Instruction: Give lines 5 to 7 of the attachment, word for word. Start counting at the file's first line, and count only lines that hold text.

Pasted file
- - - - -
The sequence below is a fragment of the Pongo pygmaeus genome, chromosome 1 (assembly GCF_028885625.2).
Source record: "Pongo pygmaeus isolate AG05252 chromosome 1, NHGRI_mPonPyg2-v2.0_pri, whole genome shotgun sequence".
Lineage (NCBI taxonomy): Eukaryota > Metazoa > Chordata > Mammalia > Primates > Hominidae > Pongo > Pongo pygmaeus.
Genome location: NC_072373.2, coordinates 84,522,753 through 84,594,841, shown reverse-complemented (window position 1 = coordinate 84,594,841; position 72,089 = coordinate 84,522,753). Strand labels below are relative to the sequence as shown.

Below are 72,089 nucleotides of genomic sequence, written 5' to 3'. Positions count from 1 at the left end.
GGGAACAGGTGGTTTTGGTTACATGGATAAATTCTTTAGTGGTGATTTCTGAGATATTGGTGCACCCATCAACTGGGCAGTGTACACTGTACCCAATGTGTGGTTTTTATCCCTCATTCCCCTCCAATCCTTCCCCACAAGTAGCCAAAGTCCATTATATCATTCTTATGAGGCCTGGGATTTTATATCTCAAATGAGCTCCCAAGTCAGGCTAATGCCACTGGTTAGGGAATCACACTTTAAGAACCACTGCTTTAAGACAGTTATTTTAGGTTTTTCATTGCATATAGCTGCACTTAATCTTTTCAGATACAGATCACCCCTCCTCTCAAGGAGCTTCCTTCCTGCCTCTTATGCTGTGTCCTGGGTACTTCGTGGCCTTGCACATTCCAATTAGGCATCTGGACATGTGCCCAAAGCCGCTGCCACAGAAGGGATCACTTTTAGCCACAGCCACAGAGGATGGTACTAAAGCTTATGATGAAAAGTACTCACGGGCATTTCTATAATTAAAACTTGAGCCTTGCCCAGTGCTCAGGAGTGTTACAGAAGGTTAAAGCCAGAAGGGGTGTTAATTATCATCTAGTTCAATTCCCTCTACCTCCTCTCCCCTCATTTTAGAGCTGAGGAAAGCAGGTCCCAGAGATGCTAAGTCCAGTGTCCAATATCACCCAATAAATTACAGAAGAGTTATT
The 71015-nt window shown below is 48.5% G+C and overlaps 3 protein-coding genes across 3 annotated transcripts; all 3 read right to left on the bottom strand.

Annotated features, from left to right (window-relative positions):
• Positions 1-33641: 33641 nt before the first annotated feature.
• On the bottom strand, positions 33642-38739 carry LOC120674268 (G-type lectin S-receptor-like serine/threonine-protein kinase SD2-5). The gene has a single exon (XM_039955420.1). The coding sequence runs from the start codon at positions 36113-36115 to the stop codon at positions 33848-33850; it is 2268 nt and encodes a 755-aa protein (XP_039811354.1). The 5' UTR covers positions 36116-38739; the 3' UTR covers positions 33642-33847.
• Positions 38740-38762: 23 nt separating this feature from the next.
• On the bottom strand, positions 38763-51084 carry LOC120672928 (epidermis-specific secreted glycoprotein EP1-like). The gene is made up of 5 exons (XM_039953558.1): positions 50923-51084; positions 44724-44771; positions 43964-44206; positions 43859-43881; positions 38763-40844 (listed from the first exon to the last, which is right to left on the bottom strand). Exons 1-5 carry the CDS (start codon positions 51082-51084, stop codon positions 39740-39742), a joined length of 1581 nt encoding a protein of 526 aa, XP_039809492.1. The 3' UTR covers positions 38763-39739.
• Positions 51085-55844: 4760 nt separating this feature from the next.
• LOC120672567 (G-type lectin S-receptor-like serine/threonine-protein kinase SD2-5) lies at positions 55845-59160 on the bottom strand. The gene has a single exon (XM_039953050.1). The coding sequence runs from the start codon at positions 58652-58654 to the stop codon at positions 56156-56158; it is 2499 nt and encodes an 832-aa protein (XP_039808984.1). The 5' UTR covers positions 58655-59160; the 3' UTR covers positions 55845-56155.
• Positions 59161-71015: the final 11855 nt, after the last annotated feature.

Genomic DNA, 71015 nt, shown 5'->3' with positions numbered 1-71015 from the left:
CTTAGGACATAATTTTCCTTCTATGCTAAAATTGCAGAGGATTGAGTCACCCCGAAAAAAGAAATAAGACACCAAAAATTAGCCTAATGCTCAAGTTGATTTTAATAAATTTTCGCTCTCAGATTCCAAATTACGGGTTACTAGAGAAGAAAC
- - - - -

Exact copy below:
Below are 72,089 nucleotides of genomic sequence, written 5' to 3'. Positions count from 1 at the left end.
GGGAACAGGTGGTTTTGGTTACATGGATAAATTCTTTAGTGGTGATTTCTGAGATATTGGTGCACCCATCAACTGGGCAGTGTACACTGTACCCAATGTGTGGTTTTTATCCCTCATTCCCCTCCAATCCTTCCCCACAAGTAGCCAAAGTCCATTATATCATTCTTATGAGGCCTGGGATTTTATATCTCAAATGAGCTCCCAAGTCAGGCTAATGCCACTGGTTAGGGAATCACACTTTAAGAACCACTGCTTTAAGACAGTTATTTTAGGTTTTTCATTGCATATAGCTGCACTTAATCTTTTCAGATACAGATCACCCCTCCTCTCAAGGAGCTTCCTTCCTGCCTCTTATGCTGTGTCCTGGGTACTTCGTGGCCTTGCACATTCCAATTAGGCATCTGGACATGTGCCCAAAGCCGCTGCCACAGAAGGGATCACTTTTAGCCACAGCCACAGAGGATGGTACTAAAGCTTATGATGAAAAGTACTCACGGGCATTTCTATAATTAAAACTTGAGCCTTGCCCAGTGCTCAGGAGTGTTACAGAAGGTTAAAGCCAGAAGGGGTGTTAATTATCATCTAGTTCAATTCCCTCTACCTCCTCTCCCCTCATTTTAGAGCTGAGGAAAGCAGGTCCCAGAGATGCTAAGTCCAGTGTCCAATATCACCCAATAAATTACAGAAGAGTTATT
The 71015-nt window shown below is 48.5% G+C and overlaps 3 protein-coding genes across 3 annotated transcripts; all 3 read right to left on the bottom strand.